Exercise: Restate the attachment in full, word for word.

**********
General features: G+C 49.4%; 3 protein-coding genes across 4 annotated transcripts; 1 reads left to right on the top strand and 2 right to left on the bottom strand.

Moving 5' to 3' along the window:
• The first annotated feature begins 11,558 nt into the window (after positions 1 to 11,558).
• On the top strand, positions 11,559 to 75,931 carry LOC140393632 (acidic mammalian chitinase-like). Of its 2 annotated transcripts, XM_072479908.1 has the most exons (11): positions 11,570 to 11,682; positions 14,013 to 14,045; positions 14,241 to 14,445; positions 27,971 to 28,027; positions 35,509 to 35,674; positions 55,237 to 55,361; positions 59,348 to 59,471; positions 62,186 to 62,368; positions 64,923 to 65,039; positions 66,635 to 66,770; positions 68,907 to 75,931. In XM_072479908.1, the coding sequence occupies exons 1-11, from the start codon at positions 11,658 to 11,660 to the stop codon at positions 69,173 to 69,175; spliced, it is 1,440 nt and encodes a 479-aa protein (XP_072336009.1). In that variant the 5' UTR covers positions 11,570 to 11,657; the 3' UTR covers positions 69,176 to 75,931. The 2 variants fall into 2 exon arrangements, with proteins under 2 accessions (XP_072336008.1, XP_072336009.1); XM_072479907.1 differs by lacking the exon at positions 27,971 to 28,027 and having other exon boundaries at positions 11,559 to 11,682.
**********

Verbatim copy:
General features: G+C 49.4%; 3 protein-coding genes across 4 annotated transcripts; 1 reads left to right on the top strand and 2 right to left on the bottom strand.

Moving 5' to 3' along the window:
• The first annotated feature begins 11,558 nt into the window (after positions 1 to 11,558).
• On the top strand, positions 11,559 to 75,931 carry LOC140393632 (acidic mammalian chitinase-like). Of its 2 annotated transcripts, XM_072479908.1 has the most exons (11): positions 11,570 to 11,682; positions 14,013 to 14,045; positions 14,241 to 14,445; positions 27,971 to 28,027; positions 35,509 to 35,674; positions 55,237 to 55,361; positions 59,348 to 59,471; positions 62,186 to 62,368; positions 64,923 to 65,039; positions 66,635 to 66,770; positions 68,907 to 75,931. In XM_072479908.1, the coding sequence occupies exons 1-11, from the start codon at positions 11,658 to 11,660 to the stop codon at positions 69,173 to 69,175; spliced, it is 1,440 nt and encodes a 479-aa protein (XP_072336009.1). In that variant the 5' UTR covers positions 11,570 to 11,657; the 3' UTR covers positions 69,176 to 75,931. The 2 variants fall into 2 exon arrangements, with proteins under 2 accessions (XP_072336008.1, XP_072336009.1); XM_072479907.1 differs by lacking the exon at positions 27,971 to 28,027 and having other exon boundaries at positions 11,559 to 11,682.